Resto management can go ‘high tech’
Running a food service business involves working with a lot of data. Duncan Gates, CEO and cofounder of cloud kitchen operator Three Guys and a Grill, recalls that he and his employees used to rely on spreadsheet software as well as a pen and paper to manage data from their inventory and purchasing.
While his Parañaque-based delivery-only food business had been able to get by with these tools, he eventually realized how “primitive and needlessly complicated” they were. This was after his beverage partner, Bayani Brew, introduced him to cloud-based Mosaic Solutions in 2020.
“It was like night and day,” Gates says in an email interview, comparing their old and new systems. “We moved from the relative ‘Dark Ages’ to the 21st century with a cloud-based and continually improving, highly supported system in Mosaic.”
Even with just a smartphone or tablet, restaurateurs like Gates can access Mosaic Solutions’ suite of products to help operate critical aspects of their businesses.
Mosaic Solutions offers software for inventory management, purchasing and point of sale (POS), as well as data analytics in order to help owners forecast and plan for growth. Clients pay a monthly subscription fee, depending on the functionality they require and the number of store locations. Because of its accessibility, Mosaic Solutions can also cater to smaller food and beverage (F&B) retailers, such as quick-service restaurants, kiosks, coffee carts, stalls and food trucks.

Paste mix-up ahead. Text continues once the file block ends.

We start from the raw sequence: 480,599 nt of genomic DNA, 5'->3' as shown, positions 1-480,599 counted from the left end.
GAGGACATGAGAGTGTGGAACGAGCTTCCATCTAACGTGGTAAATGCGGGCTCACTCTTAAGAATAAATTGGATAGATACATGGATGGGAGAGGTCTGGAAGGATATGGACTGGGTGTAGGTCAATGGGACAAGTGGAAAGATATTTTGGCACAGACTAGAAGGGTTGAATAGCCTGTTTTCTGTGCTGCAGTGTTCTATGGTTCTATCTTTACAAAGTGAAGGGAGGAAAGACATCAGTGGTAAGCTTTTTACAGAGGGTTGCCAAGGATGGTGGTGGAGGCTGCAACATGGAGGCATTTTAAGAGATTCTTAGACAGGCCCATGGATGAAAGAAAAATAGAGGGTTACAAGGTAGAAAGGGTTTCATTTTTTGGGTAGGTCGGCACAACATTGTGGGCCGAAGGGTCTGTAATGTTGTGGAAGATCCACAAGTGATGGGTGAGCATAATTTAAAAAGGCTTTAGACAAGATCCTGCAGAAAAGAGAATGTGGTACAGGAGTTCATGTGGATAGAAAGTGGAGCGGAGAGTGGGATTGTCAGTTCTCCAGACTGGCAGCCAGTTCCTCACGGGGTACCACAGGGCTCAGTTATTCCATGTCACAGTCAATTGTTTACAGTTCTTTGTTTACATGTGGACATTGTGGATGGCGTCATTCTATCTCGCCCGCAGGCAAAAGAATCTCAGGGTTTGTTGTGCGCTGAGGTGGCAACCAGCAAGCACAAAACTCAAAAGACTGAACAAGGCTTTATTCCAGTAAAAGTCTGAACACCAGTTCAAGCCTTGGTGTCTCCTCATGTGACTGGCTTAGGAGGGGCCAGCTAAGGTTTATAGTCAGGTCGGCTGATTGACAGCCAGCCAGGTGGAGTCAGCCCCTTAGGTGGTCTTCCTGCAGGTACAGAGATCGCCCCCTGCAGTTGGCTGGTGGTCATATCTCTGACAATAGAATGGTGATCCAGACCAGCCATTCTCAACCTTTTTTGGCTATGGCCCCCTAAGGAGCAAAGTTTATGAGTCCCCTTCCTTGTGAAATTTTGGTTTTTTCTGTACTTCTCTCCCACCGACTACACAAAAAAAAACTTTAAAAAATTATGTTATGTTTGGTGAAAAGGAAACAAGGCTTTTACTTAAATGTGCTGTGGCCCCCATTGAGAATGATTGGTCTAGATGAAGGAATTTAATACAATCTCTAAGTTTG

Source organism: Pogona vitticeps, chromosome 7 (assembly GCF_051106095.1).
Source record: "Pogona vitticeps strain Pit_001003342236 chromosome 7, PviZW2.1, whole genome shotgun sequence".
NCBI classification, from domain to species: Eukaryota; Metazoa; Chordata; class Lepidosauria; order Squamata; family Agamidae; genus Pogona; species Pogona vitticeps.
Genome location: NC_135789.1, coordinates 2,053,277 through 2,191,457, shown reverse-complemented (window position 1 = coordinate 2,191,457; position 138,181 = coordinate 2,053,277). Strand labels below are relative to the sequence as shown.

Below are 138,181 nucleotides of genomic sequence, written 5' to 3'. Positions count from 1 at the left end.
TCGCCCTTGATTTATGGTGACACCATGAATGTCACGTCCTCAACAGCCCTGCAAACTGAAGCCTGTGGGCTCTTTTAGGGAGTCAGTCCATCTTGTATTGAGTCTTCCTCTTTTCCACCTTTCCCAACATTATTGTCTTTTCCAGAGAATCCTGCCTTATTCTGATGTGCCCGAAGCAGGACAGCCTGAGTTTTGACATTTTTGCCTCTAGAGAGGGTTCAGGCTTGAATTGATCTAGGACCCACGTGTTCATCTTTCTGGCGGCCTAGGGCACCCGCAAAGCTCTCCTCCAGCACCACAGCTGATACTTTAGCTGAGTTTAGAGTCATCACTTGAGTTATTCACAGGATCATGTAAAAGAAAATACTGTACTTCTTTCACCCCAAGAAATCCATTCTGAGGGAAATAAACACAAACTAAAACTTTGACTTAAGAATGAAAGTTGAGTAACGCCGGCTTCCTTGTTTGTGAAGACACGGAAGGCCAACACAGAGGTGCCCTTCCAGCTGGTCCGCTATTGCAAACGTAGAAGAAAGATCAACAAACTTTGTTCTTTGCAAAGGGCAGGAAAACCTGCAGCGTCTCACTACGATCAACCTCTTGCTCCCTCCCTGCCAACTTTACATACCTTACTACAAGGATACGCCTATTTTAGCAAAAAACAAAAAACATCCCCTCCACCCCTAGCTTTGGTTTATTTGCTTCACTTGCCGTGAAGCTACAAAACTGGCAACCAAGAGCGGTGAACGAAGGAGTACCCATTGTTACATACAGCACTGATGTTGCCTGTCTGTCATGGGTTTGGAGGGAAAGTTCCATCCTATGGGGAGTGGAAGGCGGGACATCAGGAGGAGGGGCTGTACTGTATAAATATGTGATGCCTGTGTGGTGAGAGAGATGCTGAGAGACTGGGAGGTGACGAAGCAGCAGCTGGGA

“Think of us as the restaurant’s central nervous system,” explains Brett Doyle, CEO and founder of Mosaic Solution. “We have the front of the house, which is the point of sale (POS), and any way you get orders. Then at the back of the house, we marry that sales data with inventory management and purchasing. So we can tell you, ‘hey, you’re running low on ground beef and you need to reorder.’ We automate that part of the process.”
For his part, Gates says after upgrading his business’ purchasing and inventory management with Mosaic Solutions, cost of goods went down by 5 percent. The new system has also given his managers up-to-the-minute visibility on the volume, revenue and margin performance of all their products, saving employees a great deal of time by moving from manual to digital input.
Compared with other systems, the 49-year-old cloud kitchen owner testifies that Mosaic Solutions is better for his business because it is specifically tailored for the F&B industry. “This means that they understand the nuance and specific challenges F&B operators can face here, while generalist retail systems can fall over with restaurant operations,” Gates says.
Mosaic Solutions was founded in 2016 when Doyle, along with his wife and then 15-month-old twins, moved to the Philippines to start a business. Doyle was drawn to this country because it seemed like a good place to raise a family. He also saw the opportunity to serve the F&B space, which was estimated to account for more than 30 percent of consumer spending in the country.
Coupled with improvements in technology infrastructure that can now support cloud technology, Doyle says this opened up a local market for their services. The 48-year-old entrepreneur states that Mosaic Solutions is the first mover in the Philippines when it comes to providing a full suite of products connecting front and back-end operations of restaurants.